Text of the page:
5 Running Workouts To Do With a Partner
Perhaps you want to spend energy on a good-for-your-health-and-heart Valentine's Day celebration this year. Rather than spend money on traditional chocolates or flowers that have to be thrown out in a few days, consider doing something this Valentine's Day like taking a run or walk with your significant other, spouse, or friend that is good for your health--including your body, mind, and spirit.
Patrick McCrann, an experienced runner, owner of Marathon Nation, and a contributing writer for Active.com wrote this article about doing running workouts with a partner. Take a look, pick one, and have a great run.
5 Running Workouts To Do With a Partner
As solo an endeavor as running can be, there's no doubt that having a companion to share your miles can help breathe the life back into your training. From sharing a few laughs to pushing your limits, the right running partner will help you grow as a runner.
In honor of Valentine's Day, here are five great running workouts that you can do with your running partner of choice. Run them as fast or as slowly as you want; you've already won simply by having someone to share the experience with
But before we begin...
Quick Running Partner Advice
Running with someone else is just that; a run. Don't feel pressure to do anything but run. It's helpful to set some expectations around average pace and distance for that specific workout. Otherwise don't place too many constraints around the session as it can really take the fun out of the workout. And don't forget that you can have as many different running friends as you like; you could have speedy partner, one for recovery days, and even one for your longer runs. The sky is the limit.
Top Partner Run Workouts
#1 -- Triple Fast Slow
A variation on a fartlek (aka speed play) run, in this session runners take turns implementing three speed surges at the pace and duration of their choice, recovering as much as needed. After these three repeats, the other runner has the chance to take the lead.
Tip: Start with one set each and build up to three as your fitness improves.
#2 -- Adventure Run
A personal favorite, this run involves one runner plotting out a brand new route and then acting as the tour guide leading the other(s). Use an online mapping tool and a GPS device to avoid getting utterly lost; but note that even diverting just a few blocks off your normal route can be sufficiently different.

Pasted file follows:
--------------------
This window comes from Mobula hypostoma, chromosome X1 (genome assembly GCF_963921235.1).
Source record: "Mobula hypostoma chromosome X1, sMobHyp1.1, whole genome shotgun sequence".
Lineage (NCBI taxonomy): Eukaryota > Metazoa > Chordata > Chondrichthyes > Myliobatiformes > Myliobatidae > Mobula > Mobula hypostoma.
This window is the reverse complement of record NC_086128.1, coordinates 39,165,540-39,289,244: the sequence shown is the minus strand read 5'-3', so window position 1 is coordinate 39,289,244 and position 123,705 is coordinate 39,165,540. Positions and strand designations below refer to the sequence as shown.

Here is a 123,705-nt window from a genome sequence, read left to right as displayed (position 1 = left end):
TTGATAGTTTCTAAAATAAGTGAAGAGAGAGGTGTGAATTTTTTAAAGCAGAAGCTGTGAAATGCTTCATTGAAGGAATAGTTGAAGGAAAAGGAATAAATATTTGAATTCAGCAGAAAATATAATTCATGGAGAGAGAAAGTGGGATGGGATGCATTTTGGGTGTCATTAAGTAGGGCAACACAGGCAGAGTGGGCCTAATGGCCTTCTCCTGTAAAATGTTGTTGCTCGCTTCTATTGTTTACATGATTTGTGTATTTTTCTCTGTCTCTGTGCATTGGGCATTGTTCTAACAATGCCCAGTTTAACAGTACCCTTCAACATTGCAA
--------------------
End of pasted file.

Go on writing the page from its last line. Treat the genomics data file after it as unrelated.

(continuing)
Tip: This is a perfect substitute for a regularly scheduled long run, especially when your training is becoming monotonous.
#3 -- Snap-The-Whip
Similar to the Triple Fast Slow run in #1 above, only in this version you are attempting to "drop" the other runner. You can do this with a quick burst of speed, by picking a really big hill, or perhaps using sustained tempo. The latter one is usually more effective at the end.
As stated before, it's good to set some ground rules such as a good warm up and a set time for each person to lead and enough time for your both to recover. Enjoy!
Tip: The leader should stop their work interval when the other person has "snapped" instead of building up a 1/4 of 1/2 gap.
#4 -- Track Relay Runs
This is a great replacement for speedwork session that has intervals shorter than a mile. Best done on a track or a set loop, you and a partner can take turns running around the track; running is your work interval; the non-running is your recovery.
Instead of doing 8 x 800 (1/2 mile) with 400 recovery on your own, you can now run 800, tag your partner, and then jog 400 while they run 800 so you are ready for them to tag you back. You can do this with all types of distances, simply do the math on where you need to stagger your recovery to be in the right place if you are running 600s or 1200s, etc.
Tip: Feel free to add in more partners as you go; no reason why you can't do a workout like this with two or three other runners!
#5 -- Circuit Running
You might have noticed that all of the above is related to speed or pushing your body. Speed is fun, but even that can be too much sometimes, which is why a Circuit Run is a great alternative. Think of it as a boot camp on the move.
If you live near a fitness path that has stations for you to do crunches, push ups, pull ups / flexed arm hang, rows, etc., then all you need to do is get a buddy and start running. If you don't have such a resource, you can make it up! It's easy to add push ups, sit ups, leg raises, planks (front or side), dips, etc, on basic stationary objects. Simply jog/run for three to five minutes, then do an exercise, and repeat.
Save this for a shorter, easier paced run. Challenge yourself (and your partner) to beat the number of repetitions from last time, and watch each other get fitter and stronger by the week!
Tip: Consider writing down some ideas for exercises on a card so you aren't stuck brainstorming as soon as you find a nice space to do your exercise.
You can view more of Patrick McCrann's tips on running at his website, MarathonNation